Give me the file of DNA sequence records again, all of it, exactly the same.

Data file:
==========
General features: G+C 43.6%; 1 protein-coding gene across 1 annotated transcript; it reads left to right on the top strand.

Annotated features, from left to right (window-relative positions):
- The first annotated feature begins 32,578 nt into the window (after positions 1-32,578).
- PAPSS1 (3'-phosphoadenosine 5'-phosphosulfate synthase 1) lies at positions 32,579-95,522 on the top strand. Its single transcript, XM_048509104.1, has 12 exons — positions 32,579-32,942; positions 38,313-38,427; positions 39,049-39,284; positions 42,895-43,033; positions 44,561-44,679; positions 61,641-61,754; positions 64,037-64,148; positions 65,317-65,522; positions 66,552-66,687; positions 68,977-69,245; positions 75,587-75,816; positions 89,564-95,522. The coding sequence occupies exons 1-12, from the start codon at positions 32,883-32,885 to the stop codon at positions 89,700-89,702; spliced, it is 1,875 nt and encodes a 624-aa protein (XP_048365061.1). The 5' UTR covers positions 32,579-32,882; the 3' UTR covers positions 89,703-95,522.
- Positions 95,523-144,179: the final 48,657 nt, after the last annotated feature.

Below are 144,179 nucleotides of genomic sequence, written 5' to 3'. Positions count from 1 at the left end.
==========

General features: G+C 43.6%; 1 protein-coding gene across 1 annotated transcript; it reads left to right on the top strand.

Annotated features, from left to right (window-relative positions):
- The first annotated feature begins 32,578 nt into the window (after positions 1-32,578).
- PAPSS1 (3'-phosphoadenosine 5'-phosphosulfate synthase 1) lies at positions 32,579-95,522 on the top strand. Its single transcript, XM_048509104.1, has 12 exons — positions 32,579-32,942; positions 38,313-38,427; positions 39,049-39,284; positions 42,895-43,033; positions 44,561-44,679; positions 61,641-61,754; positions 64,037-64,148; positions 65,317-65,522; positions 66,552-66,687; positions 68,977-69,245; positions 75,587-75,816; positions 89,564-95,522. The coding sequence occupies exons 1-12, from the start codon at positions 32,883-32,885 to the stop codon at positions 89,700-89,702; spliced, it is 1,875 nt and encodes a 624-aa protein (XP_048365061.1). The 5' UTR covers positions 32,579-32,882; the 3' UTR covers positions 89,703-95,522.
- Positions 95,523-144,179: the final 48,657 nt, after the last annotated feature.

Below are 144,179 nucleotides of genomic sequence, written 5' to 3'. Positions count from 1 at the left end.